Climate refugees: undefined and unprotected
Written by Sacha Dekeyser
June 18, 2019
As millions of people have to migrate because of the effects of climate change, their status remains uncertain. International Law does not address so-called ‘climate refugees’ or ‘climate migrants’, leaving them unprotected.
Tens of millions at risk
Climate change causes sudden natural disasters like droughts and floods. It also provokes slow-onset environmental degradation such as rising sea levels or water scarcity. Ultimately, climate change is a threat multiplier. This means that it exacerbates existing challenges such as poverty. It also forces men, women and children to move from their homeland.
According to a recent report, by 2030 tens of millions of people will have to relocate because of the effects of climate change. Often referred to as ‘climate refugees’, these people either migrate across borders or within their own country.
Climate migration happens in both developed and developing countries, yet developing countries are most affected. Vulnerable populations who depend on natural resources are the first to lose their livelihoods due to global warming. Their very lives are at risk when faced with water or food scarcity. What’s more, inhabitants of small island states and coastal cities could lose their homes due rising sea levels. The question is: how can the dignity and safety of these populations be protected when they have to move?
International Law does not provide firm protection to climate refugees who relocate inside their own country. The UN Guiding Principles on Internal Displacement (UN Guiding Principles) that were designed to protect these people are not binding, and only cover climate migration caused by sudden natural disasters. This excludes people who flee their countries due to rising sea levels for example.
The situation is different in Africa where a binding treaty (the Kampala Convention) protects the rights and dignity of all internally displaced people including climate refugees.
There is no legal definition of climate refugees in International Law and no specific instrument addresses their situation.
The refugee regime only protects political refugees. Many actors have asked for this protection to extend to climate refugees as well, but the definition of political refugees remains very strict. For example, to receive ‘refugee status’ a person has to be fleeing persecution. This is a criterion that does not apply to climate refugees. Changing the definition of political refugees is not an option for the United Nations High Commissioner for Refugees (UNHCR).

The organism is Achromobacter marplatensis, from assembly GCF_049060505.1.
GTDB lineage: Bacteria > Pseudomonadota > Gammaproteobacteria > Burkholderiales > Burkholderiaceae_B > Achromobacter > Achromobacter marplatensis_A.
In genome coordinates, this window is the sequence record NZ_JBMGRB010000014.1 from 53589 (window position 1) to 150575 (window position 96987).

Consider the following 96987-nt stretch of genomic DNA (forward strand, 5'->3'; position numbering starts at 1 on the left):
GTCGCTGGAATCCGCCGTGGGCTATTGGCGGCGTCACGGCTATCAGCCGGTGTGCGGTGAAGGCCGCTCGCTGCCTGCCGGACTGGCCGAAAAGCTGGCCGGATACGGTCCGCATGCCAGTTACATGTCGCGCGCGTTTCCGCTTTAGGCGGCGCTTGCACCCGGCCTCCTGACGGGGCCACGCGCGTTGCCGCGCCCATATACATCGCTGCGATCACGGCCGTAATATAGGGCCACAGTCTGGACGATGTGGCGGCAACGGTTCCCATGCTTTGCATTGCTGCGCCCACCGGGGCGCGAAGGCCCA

As a result, climate refugees have no legal protection. This means that their dignity, safety and economic integration are not guaranteed when they relocate.
The best way to stem this growing humanitarian crisis is to cut greenhouse gas emissions right now and fight climate change itself. However, it is extremely unlikely that States would commit to this level of action soon. It is also important to note that today a certain level of climate change has become unavoidable. Given the urgent need to protect climate refugees and the fact that climate migration is already happening, I want to examine other possible solutions.
A new treaty for all climate refugees ?
Until recently, the most popular solution for the protection of climate refugees was the adoption of a new treaty. Nevertheless it could be extremely difficult to formulate a single definition of climate migration. This is because climate migration is multi-faceted: it can be caused by sudden natural disasters or by slow-onset impacts of climate change. It can also be long-term or temporary, forced or voluntary.
For internal displacement: the UN Guiding Principles
The international community could follow the example of the Kampala Convention. This would mean extending the UN Guiding Principles to make sure that the instrument covers all internally displaced people, including those whose displacement is caused by climate change. The international community could even go further by using the UN Guiding Principles as a model for a binding global framework.
If we want to prevent and reduce climate migration, the best solution is to focus on international development and adaptation. Good governance and disaster preparedness would remove most of the triggers that, combined with climate change, provoke climate migration. When countries are well prepared for the effects of climate change, their populations are less likely to suffer and feel the need to relocate.
As for climate migration that cannot be prevented, it should be addressed in existing international frameworks. The 2015 Paris Agreement took a first step in this direction by recognising migrants as a category of people that need to be protected. The next step would be to include an obligation for States to protect the rights of climate refugees in this framework. This would allow vulnerable populations to migrate safely and resettle with dignity.
Sacha Dekeyser is currently undertaking an LLM at our associate member institution, Queen Mary University of London.